We leave for the beach tomorrow morning. Be back on March 3rd.
The indices (DJIA 24964, S&P 2716) fell yesterday and appeared to have set a lower high (though follow through on the downside is needed to confirm that). Volume rose slightly but remains at a relatively low level; breadth was mixed. Despite a bad day, the Averages still finished above both moving averages and within uptrends across all major timeframes. The technical assumption is that long term stocks are going higher; though the Averages need to overcome their former highs before we have an all clear signal.
The VIX jumped 6%, continuing its bounce off a support level and remaining at an elevated level, suggesting that there is no end to the recent volatility.
The long Treasury declined, ending below both moving averages, in very short term and short term downtrends and very near the lower boundary of its long term uptrend, a breach of which would clearly intensify investors’ concern about rising interest rates/inflation
The dollar was up, continuing its bounce off of a support level. Nonetheless, it ended below both moving averages and in an intermediate term downtrend. This remains an ugly chart.
GLD was off hard (1 ¼ %), though it is still above its 100 and 200 day moving averages and in a short term uptrend. Still it couldn’t make it above its prior high; and that is not a good sign.
Bottom line: stock prices were off yesterday on little news (poor WMT earnings, a big Treasury auction). So the pin action may be nothing more than a respite from last week’s big move up. The technicals of the equity market point higher.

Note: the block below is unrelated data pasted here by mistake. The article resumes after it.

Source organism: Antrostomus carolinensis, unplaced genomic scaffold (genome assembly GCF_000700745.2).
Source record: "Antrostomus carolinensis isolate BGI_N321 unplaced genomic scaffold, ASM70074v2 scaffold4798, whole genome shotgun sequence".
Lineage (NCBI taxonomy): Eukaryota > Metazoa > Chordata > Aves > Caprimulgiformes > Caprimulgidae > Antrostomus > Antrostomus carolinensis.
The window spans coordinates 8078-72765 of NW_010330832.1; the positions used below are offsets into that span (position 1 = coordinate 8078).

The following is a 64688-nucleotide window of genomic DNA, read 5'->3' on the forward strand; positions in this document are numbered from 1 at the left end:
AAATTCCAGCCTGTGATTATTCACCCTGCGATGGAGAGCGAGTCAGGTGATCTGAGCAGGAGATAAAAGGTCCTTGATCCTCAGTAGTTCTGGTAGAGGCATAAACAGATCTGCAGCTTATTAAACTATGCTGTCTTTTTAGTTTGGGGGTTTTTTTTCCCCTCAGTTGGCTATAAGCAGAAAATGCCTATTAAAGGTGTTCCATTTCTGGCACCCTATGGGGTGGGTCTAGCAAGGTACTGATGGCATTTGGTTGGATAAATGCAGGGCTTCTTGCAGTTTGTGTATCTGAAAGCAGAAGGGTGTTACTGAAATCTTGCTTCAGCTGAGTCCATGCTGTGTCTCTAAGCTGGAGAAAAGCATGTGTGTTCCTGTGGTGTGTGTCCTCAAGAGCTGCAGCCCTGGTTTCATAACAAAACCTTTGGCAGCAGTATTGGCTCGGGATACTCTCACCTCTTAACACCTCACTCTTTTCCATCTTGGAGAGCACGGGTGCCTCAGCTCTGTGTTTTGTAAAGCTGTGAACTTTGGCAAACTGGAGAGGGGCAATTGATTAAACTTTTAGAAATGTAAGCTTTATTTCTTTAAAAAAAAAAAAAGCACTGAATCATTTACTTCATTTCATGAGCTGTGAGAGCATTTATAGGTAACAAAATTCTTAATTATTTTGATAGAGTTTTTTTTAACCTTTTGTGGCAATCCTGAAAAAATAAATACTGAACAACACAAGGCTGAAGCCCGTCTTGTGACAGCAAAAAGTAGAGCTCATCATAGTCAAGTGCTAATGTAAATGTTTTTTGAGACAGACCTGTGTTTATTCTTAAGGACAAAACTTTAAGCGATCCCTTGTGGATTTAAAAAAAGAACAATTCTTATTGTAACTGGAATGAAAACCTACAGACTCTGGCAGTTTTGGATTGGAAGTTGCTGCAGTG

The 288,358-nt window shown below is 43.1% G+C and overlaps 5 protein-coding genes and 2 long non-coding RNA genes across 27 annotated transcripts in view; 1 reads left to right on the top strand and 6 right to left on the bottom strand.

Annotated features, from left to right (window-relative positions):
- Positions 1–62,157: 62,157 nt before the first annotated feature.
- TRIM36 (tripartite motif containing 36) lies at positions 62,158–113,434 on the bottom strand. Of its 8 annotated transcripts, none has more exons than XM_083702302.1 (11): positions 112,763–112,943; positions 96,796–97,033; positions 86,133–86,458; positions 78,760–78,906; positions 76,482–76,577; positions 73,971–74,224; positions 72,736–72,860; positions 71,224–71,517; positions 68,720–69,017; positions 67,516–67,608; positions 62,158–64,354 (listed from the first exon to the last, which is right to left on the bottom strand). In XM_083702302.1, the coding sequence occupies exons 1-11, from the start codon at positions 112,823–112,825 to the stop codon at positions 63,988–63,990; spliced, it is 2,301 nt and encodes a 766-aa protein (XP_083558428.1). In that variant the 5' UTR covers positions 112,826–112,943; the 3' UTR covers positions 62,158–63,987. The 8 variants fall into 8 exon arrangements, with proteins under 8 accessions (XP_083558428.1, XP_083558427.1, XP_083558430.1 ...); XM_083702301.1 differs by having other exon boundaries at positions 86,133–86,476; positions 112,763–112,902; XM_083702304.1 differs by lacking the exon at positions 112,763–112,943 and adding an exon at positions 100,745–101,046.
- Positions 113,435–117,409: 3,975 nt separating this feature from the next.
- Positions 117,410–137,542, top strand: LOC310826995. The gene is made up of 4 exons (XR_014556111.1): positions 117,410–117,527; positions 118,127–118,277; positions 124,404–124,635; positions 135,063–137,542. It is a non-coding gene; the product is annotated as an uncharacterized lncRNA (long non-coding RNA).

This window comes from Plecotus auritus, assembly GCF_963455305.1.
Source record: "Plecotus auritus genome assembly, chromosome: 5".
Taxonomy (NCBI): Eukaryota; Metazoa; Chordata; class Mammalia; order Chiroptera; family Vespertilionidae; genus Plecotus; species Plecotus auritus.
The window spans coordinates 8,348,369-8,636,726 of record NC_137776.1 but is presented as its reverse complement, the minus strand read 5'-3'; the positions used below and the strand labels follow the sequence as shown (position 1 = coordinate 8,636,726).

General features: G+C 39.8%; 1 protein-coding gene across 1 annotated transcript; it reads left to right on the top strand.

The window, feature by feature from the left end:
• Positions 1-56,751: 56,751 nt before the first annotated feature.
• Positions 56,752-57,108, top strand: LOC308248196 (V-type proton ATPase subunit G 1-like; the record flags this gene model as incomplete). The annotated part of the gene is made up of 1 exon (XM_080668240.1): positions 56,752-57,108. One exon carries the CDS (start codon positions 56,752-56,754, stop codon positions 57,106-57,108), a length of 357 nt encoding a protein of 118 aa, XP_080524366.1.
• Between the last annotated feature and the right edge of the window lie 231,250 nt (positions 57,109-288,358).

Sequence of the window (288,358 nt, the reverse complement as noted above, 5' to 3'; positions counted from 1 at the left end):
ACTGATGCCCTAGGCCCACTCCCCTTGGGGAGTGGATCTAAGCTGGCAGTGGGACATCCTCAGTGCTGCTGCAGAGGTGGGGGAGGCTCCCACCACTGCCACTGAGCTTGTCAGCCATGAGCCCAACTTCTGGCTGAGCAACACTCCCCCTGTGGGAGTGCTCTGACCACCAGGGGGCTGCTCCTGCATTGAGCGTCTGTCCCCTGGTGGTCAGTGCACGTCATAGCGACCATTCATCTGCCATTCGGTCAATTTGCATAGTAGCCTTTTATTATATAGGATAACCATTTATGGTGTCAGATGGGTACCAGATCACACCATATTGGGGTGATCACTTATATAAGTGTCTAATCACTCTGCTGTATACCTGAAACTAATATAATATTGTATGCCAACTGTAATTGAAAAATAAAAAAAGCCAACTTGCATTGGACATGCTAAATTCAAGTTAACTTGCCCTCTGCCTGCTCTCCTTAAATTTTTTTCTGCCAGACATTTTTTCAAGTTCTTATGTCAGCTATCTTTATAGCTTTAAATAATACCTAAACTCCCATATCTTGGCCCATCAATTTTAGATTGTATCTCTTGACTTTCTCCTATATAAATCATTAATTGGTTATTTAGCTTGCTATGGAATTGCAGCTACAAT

Still the long Treasury continues to point to higher interest rates/inflation; and for the first time in a couple of weeks both the dollar (up) and gold (down) traded in sympathy.
Yesterday in charts (short):
As I noted above, it was a slow news day. No economic data. Little out of DC, save for a tweet storm from Trump.
So no change in my bottom line: the economy seems to be slipping back toward the below average growth/stagnation; fiscal policy is too expansive; monetary policy has been too expansive and too late for a quiet transition to normal; Trump is alarming me with his aggressive trade policy; and stocks are overvalued even if the tax bill produces better results than I expect.
News on Stocks in Our Portfolios
Genuine Parts (NYSE:GPC): Q4 EPS of $1.19 beats by $0.14.
Revenue of $4.21B (+11.4% Y/Y) beats by $160M.
This Week’s Data
Weekly mortgage applications fell 6.6% while purchase applications were down 6.0%.
The February flash manufacturing, services and composite PMI were all below expectations.
Chemical activity barometer increased in February (short):
An argument against rising inflation (short):
The Fed’s ‘data dependency’ is imaginary (medium and a great read):
Net charge-offs at small commercial banks are rising (medium):
China moves to cut its debt load (medium):
China’s trade policy reaching into South America (medium):
What I am reading today
Seeing your own blind spots (medium):
An interesting dialogue on Russiagate (medium):
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